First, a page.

Rajnikanth casts spell on Japanese viewers
By Gautaman Bhaskaran
TOKYO, JAN. 5. The other night, one of the main Japanese television channels showed the popular Tamil film, `Muthu'. A high school teacher here, Takashi Miyamoto, said that he and his friends were absolutely thrilled by the antics of the movie's hero, Rajnikanth. He also found the spirit of `Muthu' extremely sunny and positive. ``There is so much of humour in it. One never finds this in Japanese cinema'', he added with a chuckle.
Muthu's popularity is amazing. Two young women, the children of a respected university professor, _ with an abysmally poor knowledge of India _ knew all about ``Rajni the hero''. What else did they know about India. The question drew a shocking answer: ``elephants''. They were totally unaware of even the current headline-grabbing hostility between India and Pakistan. But information about `Muthu' was at their fingertips. This is not to suggest that `Muthu' is a great work. The Japanese have seen much better Indian cinema. The Japan Foundation, for instance, which works under the Japanese Foreign Ministry, regularly screens festivals of Indian films. Its last major one was on Guru Dutt, and a fellow Indian here said that he was bowled over by the remarkable awareness of the Japanese viewers at the festival. They certainly knew about Dutt, but they also had a deep understanding of Indian cinema in general.
It is in this context that it seems such a pity that the noted director, Shyam Benegal's trip to Tokyo later this month _ organised by the Japan Foundation _ had to be cancelled for reasons not yet clear. A couple of his movies were to have been screened.
The power of this moving medium in bridging divides between nations cannot be disputed, and one hopes that 2002, which marks 50 years of Indo-Japanese cooperation, will see a greater exchange of films between the two countries. At the moment, this link is, at best, tenuous in many ways.
Very few Indian movies are shot in Japan. The one that was almost entirely made in Japan was a Joy Mukherjee-Asha Parekh starrer, `Love in Tokyo', released in 1966. There have hardly been attempts since then to use Japan as a locale.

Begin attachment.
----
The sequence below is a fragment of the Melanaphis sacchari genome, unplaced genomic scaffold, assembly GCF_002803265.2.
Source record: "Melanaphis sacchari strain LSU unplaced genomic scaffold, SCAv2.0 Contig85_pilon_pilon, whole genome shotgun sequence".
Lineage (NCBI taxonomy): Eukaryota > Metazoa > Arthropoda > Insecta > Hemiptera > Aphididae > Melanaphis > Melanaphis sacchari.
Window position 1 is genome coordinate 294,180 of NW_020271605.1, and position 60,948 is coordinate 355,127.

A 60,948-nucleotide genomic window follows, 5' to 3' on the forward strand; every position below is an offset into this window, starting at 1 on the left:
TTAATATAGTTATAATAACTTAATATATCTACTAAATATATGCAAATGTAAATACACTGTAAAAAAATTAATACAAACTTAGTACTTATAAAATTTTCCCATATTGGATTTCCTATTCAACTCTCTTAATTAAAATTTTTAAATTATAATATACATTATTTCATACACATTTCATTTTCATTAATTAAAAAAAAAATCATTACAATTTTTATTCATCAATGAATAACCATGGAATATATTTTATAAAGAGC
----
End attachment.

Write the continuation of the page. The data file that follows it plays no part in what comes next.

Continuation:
The Government here has been quite late in waking up to this issue. The Japan Film Commission Promotion Council _ which promotes Japan as a location _ was set up only last August. Japan has five movie commissions, including those at Osaka, Kobe and Yokohama, which operate under the Council.
The Osaka Film Council invited in July two students from the University of Southern California to shoot a 15-minute promotional movie about the city. This will be shown all over the world.
The Kobe Film Council will fund location-scouting for both domestic and foreign producers by paying for their transportation to and from the city, and their stay there.
Kobe is getting ready to host a team which is to make a Brazilian movie there. Called `Gaijin 2', it portrays the lives of Japanese immigrants to Brazil in the early years of the 20th century.
The Director of the Kobe Film Council, Mako Tanaka, was quoted as having said that her dream was to see a movie like `Roman Holiday' being made in her city. ``I am talking about a work with a universal theme, easy to understand subject and good actors and actresses'', she added.
Even if Ms. Tanaka does not realise her dream, there is hope and expectation here in Japan that cinema, especially that which is shot in this small archipelago nation of 260 million people, will attract hordes of tourists and cement fragile ties. Mr. Takeshi Kawamura, a music composer, told this correspondent this morning that he was very keen on composing the music for an Indian ``masala melodrama''. Any takers?
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